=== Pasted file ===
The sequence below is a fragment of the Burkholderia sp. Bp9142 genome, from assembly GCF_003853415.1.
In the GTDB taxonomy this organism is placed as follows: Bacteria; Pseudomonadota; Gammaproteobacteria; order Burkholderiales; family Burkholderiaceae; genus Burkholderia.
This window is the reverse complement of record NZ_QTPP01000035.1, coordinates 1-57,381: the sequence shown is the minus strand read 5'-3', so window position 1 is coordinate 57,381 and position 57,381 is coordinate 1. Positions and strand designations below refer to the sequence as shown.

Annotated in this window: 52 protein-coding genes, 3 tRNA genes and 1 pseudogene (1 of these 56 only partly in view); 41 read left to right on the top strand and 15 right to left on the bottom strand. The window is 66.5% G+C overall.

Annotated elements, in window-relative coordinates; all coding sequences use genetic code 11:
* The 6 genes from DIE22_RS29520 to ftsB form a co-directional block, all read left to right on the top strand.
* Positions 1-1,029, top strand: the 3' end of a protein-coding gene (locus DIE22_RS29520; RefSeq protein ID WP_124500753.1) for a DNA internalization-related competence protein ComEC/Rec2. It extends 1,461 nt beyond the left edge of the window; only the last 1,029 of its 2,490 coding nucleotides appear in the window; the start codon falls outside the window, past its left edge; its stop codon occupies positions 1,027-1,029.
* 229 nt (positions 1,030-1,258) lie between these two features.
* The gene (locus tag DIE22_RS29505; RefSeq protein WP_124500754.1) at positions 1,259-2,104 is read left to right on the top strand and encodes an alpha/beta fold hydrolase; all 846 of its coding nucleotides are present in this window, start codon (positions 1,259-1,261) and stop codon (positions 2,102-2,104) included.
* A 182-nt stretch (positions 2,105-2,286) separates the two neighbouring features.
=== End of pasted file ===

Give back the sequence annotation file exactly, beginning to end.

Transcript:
The sequence below is a fragment of the Burkholderia sp. Bp9142 genome, from assembly GCF_003853415.1.
In the GTDB taxonomy this organism is placed as follows: Bacteria; Pseudomonadota; Gammaproteobacteria; order Burkholderiales; family Burkholderiaceae; genus Burkholderia.
This window is the reverse complement of record NZ_QTPP01000035.1, coordinates 1-57,381: the sequence shown is the minus strand read 5'-3', so window position 1 is coordinate 57,381 and position 57,381 is coordinate 1. Positions and strand designations below refer to the sequence as shown.

Annotated in this window: 52 protein-coding genes, 3 tRNA genes and 1 pseudogene (1 of these 56 only partly in view); 41 read left to right on the top strand and 15 right to left on the bottom strand. The window is 66.5% G+C overall.

Annotated elements, in window-relative coordinates; all coding sequences use genetic code 11:
* The 6 genes from DIE22_RS29520 to ftsB form a co-directional block, all read left to right on the top strand.
* Positions 1-1,029, top strand: the 3' end of a protein-coding gene (locus DIE22_RS29520; RefSeq protein ID WP_124500753.1) for a DNA internalization-related competence protein ComEC/Rec2. It extends 1,461 nt beyond the left edge of the window; only the last 1,029 of its 2,490 coding nucleotides appear in the window; the start codon falls outside the window, past its left edge; its stop codon occupies positions 1,027-1,029.
* 229 nt (positions 1,030-1,258) lie between these two features.
* The gene (locus tag DIE22_RS29505; RefSeq protein WP_124500754.1) at positions 1,259-2,104 is read left to right on the top strand and encodes an alpha/beta fold hydrolase; all 846 of its coding nucleotides are present in this window, start codon (positions 1,259-1,261) and stop codon (positions 2,102-2,104) included.
* A 182-nt stretch (positions 2,105-2,286) separates the two neighbouring features.